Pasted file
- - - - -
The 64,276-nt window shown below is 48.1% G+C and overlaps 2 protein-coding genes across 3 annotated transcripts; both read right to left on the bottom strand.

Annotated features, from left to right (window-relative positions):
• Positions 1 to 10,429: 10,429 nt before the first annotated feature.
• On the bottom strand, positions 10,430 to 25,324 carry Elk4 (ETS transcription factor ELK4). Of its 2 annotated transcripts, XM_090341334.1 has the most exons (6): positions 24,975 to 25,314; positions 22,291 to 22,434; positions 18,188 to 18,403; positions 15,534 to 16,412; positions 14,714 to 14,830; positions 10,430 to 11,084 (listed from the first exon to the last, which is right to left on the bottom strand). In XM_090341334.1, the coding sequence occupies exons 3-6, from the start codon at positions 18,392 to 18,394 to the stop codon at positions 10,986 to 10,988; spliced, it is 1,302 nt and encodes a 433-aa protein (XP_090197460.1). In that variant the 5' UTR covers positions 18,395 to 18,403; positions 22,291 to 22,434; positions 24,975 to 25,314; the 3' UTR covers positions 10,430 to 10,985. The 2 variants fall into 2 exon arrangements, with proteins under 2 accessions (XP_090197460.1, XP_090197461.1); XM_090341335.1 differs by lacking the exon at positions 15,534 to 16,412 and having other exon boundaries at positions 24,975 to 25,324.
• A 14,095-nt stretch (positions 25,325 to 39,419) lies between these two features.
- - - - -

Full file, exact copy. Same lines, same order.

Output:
The 64,276-nt window shown below is 48.1% G+C and overlaps 2 protein-coding genes across 3 annotated transcripts; both read right to left on the bottom strand.

Annotated features, from left to right (window-relative positions):
• Positions 1 to 10,429: 10,429 nt before the first annotated feature.
• On the bottom strand, positions 10,430 to 25,324 carry Elk4 (ETS transcription factor ELK4). Of its 2 annotated transcripts, XM_090341334.1 has the most exons (6): positions 24,975 to 25,314; positions 22,291 to 22,434; positions 18,188 to 18,403; positions 15,534 to 16,412; positions 14,714 to 14,830; positions 10,430 to 11,084 (listed from the first exon to the last, which is right to left on the bottom strand). In XM_090341334.1, the coding sequence occupies exons 3-6, from the start codon at positions 18,392 to 18,394 to the stop codon at positions 10,986 to 10,988; spliced, it is 1,302 nt and encodes a 433-aa protein (XP_090197460.1). In that variant the 5' UTR covers positions 18,395 to 18,403; positions 22,291 to 22,434; positions 24,975 to 25,314; the 3' UTR covers positions 10,430 to 10,985. The 2 variants fall into 2 exon arrangements, with proteins under 2 accessions (XP_090197460.1, XP_090197461.1); XM_090341335.1 differs by lacking the exon at positions 15,534 to 16,412 and having other exon boundaries at positions 24,975 to 25,324.
• A 14,095-nt stretch (positions 25,325 to 39,419) lies between these two features.